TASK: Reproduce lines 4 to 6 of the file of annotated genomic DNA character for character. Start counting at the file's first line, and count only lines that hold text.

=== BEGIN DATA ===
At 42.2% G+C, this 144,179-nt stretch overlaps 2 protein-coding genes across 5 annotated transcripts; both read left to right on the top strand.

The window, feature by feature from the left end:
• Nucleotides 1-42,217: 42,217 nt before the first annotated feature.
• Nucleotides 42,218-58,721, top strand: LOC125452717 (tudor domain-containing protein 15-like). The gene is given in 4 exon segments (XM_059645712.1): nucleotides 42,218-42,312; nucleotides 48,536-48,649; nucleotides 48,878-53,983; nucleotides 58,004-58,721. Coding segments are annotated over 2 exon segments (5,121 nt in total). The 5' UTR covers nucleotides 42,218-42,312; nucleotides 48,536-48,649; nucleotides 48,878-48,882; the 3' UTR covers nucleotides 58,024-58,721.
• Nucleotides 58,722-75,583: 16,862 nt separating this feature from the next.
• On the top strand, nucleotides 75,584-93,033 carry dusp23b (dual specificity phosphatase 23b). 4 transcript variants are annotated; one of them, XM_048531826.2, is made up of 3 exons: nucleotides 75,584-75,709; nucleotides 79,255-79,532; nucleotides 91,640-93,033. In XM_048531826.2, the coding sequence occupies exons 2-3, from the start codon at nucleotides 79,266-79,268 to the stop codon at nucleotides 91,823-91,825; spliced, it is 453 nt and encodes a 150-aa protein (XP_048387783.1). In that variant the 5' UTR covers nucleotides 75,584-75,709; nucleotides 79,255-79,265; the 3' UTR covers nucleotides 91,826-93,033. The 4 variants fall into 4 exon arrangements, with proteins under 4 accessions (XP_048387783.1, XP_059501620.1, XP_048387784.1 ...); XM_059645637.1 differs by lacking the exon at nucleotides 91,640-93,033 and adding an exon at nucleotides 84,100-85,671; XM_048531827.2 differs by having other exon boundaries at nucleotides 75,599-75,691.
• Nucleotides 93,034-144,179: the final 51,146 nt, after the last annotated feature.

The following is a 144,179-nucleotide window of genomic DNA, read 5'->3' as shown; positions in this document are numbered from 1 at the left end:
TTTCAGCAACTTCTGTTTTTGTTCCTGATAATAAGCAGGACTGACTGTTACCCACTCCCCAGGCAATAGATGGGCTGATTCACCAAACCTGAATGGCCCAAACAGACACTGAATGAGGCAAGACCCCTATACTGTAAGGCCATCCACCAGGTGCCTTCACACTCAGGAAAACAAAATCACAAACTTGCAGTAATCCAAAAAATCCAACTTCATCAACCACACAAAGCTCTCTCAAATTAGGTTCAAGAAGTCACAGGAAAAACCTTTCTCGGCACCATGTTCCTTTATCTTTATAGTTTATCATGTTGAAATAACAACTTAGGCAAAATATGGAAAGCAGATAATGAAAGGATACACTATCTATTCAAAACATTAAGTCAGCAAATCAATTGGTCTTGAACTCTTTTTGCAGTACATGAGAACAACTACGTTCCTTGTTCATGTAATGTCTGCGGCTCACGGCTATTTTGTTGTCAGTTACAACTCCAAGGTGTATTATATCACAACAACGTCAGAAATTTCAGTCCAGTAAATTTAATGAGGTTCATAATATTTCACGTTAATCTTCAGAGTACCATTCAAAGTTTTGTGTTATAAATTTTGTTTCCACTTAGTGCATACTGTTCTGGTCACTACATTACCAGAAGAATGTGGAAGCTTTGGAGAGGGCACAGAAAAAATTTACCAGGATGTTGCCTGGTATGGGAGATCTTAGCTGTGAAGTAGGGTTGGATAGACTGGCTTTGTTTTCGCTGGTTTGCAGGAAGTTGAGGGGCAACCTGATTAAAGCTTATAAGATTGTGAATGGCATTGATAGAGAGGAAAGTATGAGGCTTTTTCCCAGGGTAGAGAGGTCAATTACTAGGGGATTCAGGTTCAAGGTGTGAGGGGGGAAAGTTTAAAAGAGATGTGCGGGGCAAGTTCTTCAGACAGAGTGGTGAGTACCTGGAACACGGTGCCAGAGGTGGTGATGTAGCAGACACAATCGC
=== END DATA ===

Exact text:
• Nucleotides 42,218-58,721, top strand: LOC125452717 (tudor domain-containing protein 15-like). The gene is given in 4 exon segments (XM_059645712.1): nucleotides 42,218-42,312; nucleotides 48,536-48,649; nucleotides 48,878-53,983; nucleotides 58,004-58,721. Coding segments are annotated over 2 exon segments (5,121 nt in total). The 5' UTR covers nucleotides 42,218-42,312; nucleotides 48,536-48,649; nucleotides 48,878-48,882; the 3' UTR covers nucleotides 58,024-58,721.
• Nucleotides 58,722-75,583: 16,862 nt separating this feature from the next.
• On the top strand, nucleotides 75,584-93,033 carry dusp23b (dual specificity phosphatase 23b). 4 transcript variants are annotated; one of them, XM_048531826.2, is made up of 3 exons: nucleotides 75,584-75,709; nucleotides 79,255-79,532; nucleotides 91,640-93,033. In XM_048531826.2, the coding sequence occupies exons 2-3, from the start codon at nucleotides 79,266-79,268 to the stop codon at nucleotides 91,823-91,825; spliced, it is 453 nt and encodes a 150-aa protein (XP_048387783.1). In that variant the 5' UTR covers nucleotides 75,584-75,709; nucleotides 79,255-79,265; the 3' UTR covers nucleotides 91,826-93,033. The 4 variants fall into 4 exon arrangements, with proteins under 4 accessions (XP_048387783.1, XP_059501620.1, XP_048387784.1 ...); XM_059645637.1 differs by lacking the exon at nucleotides 91,640-93,033 and adding an exon at nucleotides 84,100-85,671; XM_048531827.2 differs by having other exon boundaries at nucleotides 75,599-75,691.